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To coincide with the launch of Times Higher Education‘s Reputation Rankings on November 16, we publish a series of commentaries on reputation and higher education.
Reputation matters. It influences who we need and want to engage with, and can help or hinder ambitions. As our industry becomes more and more homogeneous, it becomes clearer than ever that reputation is one of the few things that can differentiate your institution from the competition, at home and abroad.
Having spent much of my career building and protecting reputations, I’ve learned that building a university’s reputation is possible, but it takes focus, resources, and patience. Strengthening a university’s international reputation is a unique part of this challenge, so what does it entail?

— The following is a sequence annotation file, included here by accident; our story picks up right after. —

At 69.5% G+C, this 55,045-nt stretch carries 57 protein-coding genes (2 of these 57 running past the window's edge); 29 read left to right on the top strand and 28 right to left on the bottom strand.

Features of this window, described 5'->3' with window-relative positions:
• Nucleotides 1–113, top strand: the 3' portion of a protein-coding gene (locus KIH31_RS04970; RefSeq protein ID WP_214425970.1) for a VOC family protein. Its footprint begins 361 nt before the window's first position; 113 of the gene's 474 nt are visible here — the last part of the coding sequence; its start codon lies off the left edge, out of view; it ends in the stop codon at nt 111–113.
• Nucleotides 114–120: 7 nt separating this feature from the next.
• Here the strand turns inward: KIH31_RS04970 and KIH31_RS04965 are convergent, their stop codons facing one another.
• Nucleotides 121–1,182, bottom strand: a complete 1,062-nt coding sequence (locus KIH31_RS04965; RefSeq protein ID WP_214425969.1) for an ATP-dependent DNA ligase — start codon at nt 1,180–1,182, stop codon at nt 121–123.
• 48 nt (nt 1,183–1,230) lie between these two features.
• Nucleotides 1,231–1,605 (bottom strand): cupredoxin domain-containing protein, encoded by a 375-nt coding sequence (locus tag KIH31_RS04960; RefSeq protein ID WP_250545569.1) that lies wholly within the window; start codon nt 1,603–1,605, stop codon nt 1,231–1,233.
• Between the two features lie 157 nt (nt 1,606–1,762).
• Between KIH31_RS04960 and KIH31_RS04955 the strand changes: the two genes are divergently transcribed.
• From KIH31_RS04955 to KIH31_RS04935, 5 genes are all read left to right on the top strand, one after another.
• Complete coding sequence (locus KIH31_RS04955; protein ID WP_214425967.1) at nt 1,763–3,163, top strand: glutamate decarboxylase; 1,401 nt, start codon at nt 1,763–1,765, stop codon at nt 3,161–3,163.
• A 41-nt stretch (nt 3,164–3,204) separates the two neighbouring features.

Experience has taught me that national reputation is less likely to sway potential international students because it is so rooted in the local context. Needless to say, all students share some drivers of college choice, but there are significant differences between domestic and international students. These include location, affordability, visa regimes, and the reputation of institutions in the students’ home country.
If you’ve been successful in one geographic area, it takes vision and a certain amount of humility to relearn for a new context. The commitment of the University of Sydneywhere I worked as Deputy Director of External Relations from 2017, with China and India being key examples.